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Evangelicals believe in both natural and special revelation. Both bear testimony to God, although in different ways. Nature has something to teach man, and special revelation has given the Christian a tool by which to understand natural revelation. Unregenerate man in his unfolding understanding of nature has learned some things about the divine operations that have benefited him. He knows that man is inextricably related to nature itself and is part of it.

The cultural mandate of Genesis tells man that he is to harness nature and use it for man’s good. Whether saved or lost, man is in bondage to nature, and his physical well-being depends upon nature to a large extent. This can be illustrated in a number of ways.

First, man is related to nature for food. Without food man cannot survive. But without man’s help there is insufficient food in nature itself to feed the world. Therefore man must use land to produce wheat, corn, potatoes, and the like. The land is the gift of God. But land is not unlimited. We already know of land that has been exhausted by improper use, sometimes through lack of knowledge and at other times because man has exploited it. The same thing is true about trees, some of which give fruit that man can eat, some of which supply timber that man can use for erecting houses, some of which can be used for firewood in wintertime.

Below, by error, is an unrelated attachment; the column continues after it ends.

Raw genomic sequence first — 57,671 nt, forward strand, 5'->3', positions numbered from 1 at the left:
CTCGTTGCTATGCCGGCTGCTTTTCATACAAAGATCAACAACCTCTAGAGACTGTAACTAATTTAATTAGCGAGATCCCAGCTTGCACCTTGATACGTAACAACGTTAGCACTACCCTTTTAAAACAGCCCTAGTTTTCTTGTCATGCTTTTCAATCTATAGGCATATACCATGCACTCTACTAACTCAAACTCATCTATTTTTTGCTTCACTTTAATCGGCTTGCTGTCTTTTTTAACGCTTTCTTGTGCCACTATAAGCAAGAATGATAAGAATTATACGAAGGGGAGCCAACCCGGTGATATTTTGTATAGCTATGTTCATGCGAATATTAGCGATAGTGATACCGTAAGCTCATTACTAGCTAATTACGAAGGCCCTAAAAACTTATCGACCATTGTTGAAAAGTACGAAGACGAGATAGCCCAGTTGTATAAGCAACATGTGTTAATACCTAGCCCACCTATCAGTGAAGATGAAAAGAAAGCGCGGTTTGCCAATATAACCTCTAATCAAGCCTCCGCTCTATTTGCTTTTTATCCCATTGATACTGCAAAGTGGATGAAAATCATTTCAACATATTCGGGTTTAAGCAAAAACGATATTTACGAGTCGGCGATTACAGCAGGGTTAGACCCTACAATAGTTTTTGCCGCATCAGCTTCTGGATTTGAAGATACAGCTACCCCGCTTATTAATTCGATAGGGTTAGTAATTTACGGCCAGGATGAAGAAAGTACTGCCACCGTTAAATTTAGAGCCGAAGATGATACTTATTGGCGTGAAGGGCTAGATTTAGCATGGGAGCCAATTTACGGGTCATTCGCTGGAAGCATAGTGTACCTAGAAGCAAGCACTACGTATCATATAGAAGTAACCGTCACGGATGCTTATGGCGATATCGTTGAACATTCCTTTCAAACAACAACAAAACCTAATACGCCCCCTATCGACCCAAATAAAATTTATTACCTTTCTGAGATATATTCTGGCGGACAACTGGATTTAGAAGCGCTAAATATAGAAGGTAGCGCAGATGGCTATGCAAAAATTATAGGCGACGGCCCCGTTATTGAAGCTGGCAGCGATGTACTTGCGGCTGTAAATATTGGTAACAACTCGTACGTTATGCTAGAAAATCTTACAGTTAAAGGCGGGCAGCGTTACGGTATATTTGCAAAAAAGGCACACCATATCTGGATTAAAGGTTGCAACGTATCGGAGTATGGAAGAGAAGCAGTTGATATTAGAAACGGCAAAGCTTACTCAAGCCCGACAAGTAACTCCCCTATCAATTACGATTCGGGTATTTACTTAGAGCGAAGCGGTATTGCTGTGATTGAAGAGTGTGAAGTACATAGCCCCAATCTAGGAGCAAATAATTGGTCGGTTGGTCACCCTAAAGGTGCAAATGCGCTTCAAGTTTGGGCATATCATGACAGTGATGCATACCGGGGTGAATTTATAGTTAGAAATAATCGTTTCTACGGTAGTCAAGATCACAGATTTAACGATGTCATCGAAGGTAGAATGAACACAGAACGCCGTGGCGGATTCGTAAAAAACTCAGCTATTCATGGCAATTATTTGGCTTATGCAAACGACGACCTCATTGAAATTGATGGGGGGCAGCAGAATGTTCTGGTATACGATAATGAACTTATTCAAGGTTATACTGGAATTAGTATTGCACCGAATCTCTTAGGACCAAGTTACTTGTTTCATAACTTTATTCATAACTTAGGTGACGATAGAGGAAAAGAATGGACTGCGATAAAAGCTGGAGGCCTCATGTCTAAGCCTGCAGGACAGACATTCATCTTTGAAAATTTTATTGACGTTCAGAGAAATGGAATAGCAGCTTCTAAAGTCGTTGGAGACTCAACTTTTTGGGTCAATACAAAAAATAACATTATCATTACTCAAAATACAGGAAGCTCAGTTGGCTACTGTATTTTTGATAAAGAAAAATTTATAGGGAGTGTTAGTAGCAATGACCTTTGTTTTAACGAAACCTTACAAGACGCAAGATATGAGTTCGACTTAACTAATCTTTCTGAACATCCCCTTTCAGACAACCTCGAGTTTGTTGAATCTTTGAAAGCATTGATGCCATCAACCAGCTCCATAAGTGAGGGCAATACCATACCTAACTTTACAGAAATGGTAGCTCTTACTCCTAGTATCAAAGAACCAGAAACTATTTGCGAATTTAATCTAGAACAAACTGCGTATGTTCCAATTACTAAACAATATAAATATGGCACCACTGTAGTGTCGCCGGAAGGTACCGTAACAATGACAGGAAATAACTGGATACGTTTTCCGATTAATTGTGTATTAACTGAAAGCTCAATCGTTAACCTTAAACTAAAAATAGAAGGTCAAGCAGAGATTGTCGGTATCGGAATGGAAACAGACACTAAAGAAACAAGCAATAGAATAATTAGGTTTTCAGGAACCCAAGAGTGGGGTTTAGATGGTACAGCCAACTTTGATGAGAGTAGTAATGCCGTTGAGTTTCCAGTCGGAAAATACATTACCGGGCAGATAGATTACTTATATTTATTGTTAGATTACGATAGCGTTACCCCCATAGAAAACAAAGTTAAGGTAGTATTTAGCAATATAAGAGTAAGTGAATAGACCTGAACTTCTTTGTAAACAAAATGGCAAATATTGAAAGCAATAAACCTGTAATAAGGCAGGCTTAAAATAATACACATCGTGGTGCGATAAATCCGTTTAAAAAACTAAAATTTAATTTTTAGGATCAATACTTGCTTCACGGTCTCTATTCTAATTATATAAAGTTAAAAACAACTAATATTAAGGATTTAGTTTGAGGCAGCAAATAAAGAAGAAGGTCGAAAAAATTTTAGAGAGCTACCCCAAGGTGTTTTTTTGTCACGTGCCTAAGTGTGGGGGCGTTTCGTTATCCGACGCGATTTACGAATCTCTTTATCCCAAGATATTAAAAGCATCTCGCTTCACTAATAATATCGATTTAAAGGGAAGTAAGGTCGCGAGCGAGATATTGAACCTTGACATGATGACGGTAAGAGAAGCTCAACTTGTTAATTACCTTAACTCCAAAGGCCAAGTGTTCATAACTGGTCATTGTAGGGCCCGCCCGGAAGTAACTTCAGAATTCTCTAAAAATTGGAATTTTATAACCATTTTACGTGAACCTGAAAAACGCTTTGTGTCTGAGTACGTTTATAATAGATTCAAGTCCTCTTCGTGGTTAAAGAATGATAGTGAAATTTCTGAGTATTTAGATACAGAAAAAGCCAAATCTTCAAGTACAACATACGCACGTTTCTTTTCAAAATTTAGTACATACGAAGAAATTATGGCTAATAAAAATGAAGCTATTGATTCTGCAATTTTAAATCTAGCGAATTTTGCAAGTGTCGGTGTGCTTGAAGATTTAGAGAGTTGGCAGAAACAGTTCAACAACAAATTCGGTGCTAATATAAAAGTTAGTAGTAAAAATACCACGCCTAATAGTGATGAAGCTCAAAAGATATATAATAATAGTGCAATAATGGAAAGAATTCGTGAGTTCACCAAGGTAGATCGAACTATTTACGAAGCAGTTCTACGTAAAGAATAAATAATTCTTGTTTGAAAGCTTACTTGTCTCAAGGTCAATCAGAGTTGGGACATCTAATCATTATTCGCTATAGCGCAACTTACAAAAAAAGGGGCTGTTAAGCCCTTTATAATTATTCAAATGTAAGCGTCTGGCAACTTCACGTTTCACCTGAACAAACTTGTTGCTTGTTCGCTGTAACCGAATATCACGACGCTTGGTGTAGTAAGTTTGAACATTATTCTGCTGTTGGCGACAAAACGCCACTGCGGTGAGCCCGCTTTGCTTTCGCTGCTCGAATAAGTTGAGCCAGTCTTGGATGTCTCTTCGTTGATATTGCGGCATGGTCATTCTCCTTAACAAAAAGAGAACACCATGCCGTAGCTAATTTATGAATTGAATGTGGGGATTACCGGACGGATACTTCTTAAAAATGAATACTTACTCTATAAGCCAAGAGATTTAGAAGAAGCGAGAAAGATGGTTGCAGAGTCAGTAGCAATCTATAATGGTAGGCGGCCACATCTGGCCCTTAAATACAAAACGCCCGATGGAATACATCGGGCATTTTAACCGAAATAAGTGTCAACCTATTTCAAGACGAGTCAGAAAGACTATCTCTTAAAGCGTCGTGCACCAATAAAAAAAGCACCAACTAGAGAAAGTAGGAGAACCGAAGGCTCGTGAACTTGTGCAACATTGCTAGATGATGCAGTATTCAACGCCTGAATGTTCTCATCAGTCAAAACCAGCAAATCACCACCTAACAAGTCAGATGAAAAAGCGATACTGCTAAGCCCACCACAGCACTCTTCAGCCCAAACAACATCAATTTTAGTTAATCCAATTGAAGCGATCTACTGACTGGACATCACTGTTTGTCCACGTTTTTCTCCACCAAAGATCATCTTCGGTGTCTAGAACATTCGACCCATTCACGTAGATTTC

Second, God has put minerals in the ground for man’s use. But whereas land can be used indefinitely, minerals cannot. There is only so much gold, so much iron, so much oil, so much potash, so much coal. Once they have been consumed no more is available. Right now the most liberal estimates indicate that man is rapidly approaching the point where many of the minerals he needs desperately will be exhausted. We cannot suppose that man with his inventive genius will not be able to find substitutes for some or even all of these minerals. Nor can we suppose that he will not find other sources of energy of which we have no present knowledge or at least no way of tapping. A few decades ago atomic energy was simply a dream. Now it has become a reality, albeit a dangerous one. Solar energy is being used in a small way, but its vast potential cannot be overlooked.